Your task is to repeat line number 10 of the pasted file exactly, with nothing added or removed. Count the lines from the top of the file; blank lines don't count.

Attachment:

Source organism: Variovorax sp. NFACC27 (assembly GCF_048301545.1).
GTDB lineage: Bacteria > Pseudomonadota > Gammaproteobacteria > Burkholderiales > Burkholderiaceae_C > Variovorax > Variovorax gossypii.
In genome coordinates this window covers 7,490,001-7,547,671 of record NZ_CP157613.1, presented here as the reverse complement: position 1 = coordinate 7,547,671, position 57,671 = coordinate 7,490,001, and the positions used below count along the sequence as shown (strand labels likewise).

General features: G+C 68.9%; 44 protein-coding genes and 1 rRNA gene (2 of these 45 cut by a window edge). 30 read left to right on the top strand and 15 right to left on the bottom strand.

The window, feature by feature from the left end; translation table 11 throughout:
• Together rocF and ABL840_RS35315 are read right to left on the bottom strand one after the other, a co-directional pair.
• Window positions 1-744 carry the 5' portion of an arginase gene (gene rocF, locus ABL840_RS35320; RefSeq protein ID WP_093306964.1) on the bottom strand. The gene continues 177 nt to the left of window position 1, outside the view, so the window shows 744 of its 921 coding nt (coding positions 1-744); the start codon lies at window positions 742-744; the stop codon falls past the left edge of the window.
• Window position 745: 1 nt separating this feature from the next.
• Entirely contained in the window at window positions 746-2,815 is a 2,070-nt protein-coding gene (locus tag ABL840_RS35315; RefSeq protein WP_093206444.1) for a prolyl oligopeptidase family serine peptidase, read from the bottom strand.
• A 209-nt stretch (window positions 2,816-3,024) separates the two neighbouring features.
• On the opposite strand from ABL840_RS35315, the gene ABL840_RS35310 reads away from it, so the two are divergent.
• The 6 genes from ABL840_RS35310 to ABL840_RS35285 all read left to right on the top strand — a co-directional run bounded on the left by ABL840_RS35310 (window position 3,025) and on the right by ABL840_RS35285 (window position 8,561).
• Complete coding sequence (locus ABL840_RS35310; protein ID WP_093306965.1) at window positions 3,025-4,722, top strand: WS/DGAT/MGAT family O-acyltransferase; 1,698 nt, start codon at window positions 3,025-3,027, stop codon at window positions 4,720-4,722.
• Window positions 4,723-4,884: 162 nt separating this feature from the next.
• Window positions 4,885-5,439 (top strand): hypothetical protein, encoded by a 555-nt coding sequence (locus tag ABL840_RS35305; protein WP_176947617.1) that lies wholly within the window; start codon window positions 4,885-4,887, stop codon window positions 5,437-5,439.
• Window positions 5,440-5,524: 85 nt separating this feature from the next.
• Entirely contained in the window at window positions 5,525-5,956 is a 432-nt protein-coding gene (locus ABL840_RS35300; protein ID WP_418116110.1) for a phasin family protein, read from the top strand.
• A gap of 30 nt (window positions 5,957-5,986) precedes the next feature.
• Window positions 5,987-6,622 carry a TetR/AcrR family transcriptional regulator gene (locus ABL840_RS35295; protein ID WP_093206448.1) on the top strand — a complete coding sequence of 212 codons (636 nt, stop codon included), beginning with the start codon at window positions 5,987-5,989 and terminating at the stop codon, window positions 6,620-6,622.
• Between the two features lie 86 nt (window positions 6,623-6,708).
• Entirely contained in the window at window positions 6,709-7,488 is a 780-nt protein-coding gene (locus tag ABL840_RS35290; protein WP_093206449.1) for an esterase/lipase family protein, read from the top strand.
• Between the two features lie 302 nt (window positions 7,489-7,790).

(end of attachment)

• A 209-nt stretch (window positions 2,816-3,024) separates the two neighbouring features.